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Water for all!

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  • Aquifer management systems revitalise resettled communities

Muthun Murugaiya provides water for 15 families. The 60-year-old has the only working well in the neighbourhood in his front garden. Just feet away, the community well lies dry – groundwater is low in the village of Veemankamam in Sri Lanka’s Jaffna District. During the dry season there is a not a drop to be had. 

Muthun must pump water up for his neighbours, and he does this service happily and for free, only collecting a small sum to offset the electricity bills. Veemankamam village is made up entirely of recently resettled families. Muthun and his wife, 57-year-old Liladevi, are among them. They were displaced for 27 years, and when they returned home it was to find their land resembled a small jungle. 

“There were no public services here at the time,” says Muthun explaining that their first problem was a serious lack of water. “The Government well was dry, and so we were constructing the house, we had to buy water for the builders to drink and also to use when mixing their materials.” 

Water, a human right 

When they moved in, Muthun dug his own well and hit an aquifer – an underground layer of permeable rock that held enough water to supply their needs. 

“It cost me Rs. 20,000 but it resolved our problems,” he says. However, his neighbours – many of whom have young children – were still struggling. 

“I was happy to help. I had only one condition which was that I could only pump water for them twice a day – between 7 a.m. and 8 a.m. and between 4 p.m. and 5 p.m. in the evening.” The water would help everyone meet their immediate needs for cooking and bathing.

This was a boon – it only rains in these parts from October to November. The rest of the time, the skies are clear and the land dries up. His neighbour Vinod Kediswari says that before Muthun let her connect a line and tap to his well, she would have to walk to the local temple to get water. Again, it was only available once in the morning. She would come back balancing a water pot on one hip, and her young son Kaviwera on the other.

Recognising how precious this resource was, Muthun and the community were chosen for support under the European Union (EU) funded Catalytic Support to Peacebuilding program in Sri Lanka.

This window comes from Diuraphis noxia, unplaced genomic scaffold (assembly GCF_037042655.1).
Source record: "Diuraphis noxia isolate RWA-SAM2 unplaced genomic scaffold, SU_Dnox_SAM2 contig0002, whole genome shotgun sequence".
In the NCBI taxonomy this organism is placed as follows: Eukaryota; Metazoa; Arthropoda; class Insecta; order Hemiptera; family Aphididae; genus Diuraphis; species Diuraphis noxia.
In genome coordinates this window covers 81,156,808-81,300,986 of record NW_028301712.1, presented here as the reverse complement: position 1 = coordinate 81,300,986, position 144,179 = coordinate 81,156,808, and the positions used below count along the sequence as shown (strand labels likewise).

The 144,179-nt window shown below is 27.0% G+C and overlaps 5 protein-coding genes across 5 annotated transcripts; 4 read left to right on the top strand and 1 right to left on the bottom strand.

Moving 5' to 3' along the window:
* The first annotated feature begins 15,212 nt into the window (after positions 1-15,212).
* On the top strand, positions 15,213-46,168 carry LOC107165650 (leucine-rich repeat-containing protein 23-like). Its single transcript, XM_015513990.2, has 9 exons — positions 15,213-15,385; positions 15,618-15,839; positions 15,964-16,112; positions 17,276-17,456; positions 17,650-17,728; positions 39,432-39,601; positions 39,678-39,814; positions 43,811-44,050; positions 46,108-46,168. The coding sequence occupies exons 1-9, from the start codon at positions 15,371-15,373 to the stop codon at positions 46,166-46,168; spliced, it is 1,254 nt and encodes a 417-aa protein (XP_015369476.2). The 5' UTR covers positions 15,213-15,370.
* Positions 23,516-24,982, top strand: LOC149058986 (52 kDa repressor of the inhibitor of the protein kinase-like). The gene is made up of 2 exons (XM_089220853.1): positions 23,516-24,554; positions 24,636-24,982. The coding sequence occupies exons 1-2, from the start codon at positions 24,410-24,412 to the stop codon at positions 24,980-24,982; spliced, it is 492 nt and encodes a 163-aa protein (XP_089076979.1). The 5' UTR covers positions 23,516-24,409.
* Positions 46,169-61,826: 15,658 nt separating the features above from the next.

The €8.1 million, 18-month program is being implemented by the United Nations Children’s Fund (UNICEF), the United Nations Development Programme (UNDP), and the United Nations Human Settlements Programme (UN-Habitat) in partnership with a range of State and non-State partners.

UNICEF became involved to help ensure the source of water remained steady and reliable. This entailed installing a modern aquifer recharging system. The water trapped in the rock could run dry, but it could be recharged or replenished by capturing rain water and storing it in the ground. This could be done through installing a recharge system in Muthun’s well itself. The water that comes pouring down during high-intensity storms doesn’t go to waste this way and is captured and put to the community’s use. 

Essential addition 

Yagaraja Nirosh, the Chairman of the Pradeshiya Sabha at Valikamam East, Puttur, thought that the Aquifer Management System was so essential that he had one installed on the grounds of the Pradeshiya Sabha itself. Some 75,000 people live in the area he oversees. 

“We need to supply over 851,000 litres of water to our families,” he says, explaining that the most common challenge in this area is saline intrusion from the nearby lagoon. During the dry season, water shortages exacerbate the problem. “Basically, this is a problem we are facing across the Jaffna peninsula,” he says. 

Nirosh decided to tackle the problem head on. “We wanted to ensure that our community had a sustainable source of water,” he says. 

They are considering making this official policy – asking every person constructing a house over 1,000 square feet to install an aquifer recharge system. Right now it’s a decision approved by their local council, but Nirosh would like to make it a by-law and is campaigning for it to be implemented across the province. 

Bridging the gap 

Meanwhile, back in Veemankamam, Muthun is pleased to report that having to share water and negotiate its use has helped bring his neighbours closer together. 

“Now we are compelled to meet at least once a month,” he says with a laugh. The recharge system ensures that the water doesn’t run dry even during the dry season. He will soon be installing a rain water collection system on his roof as well. 

“I think this is our contribution to future generations, because the water may keep decreasing,” he says, pragmatically.

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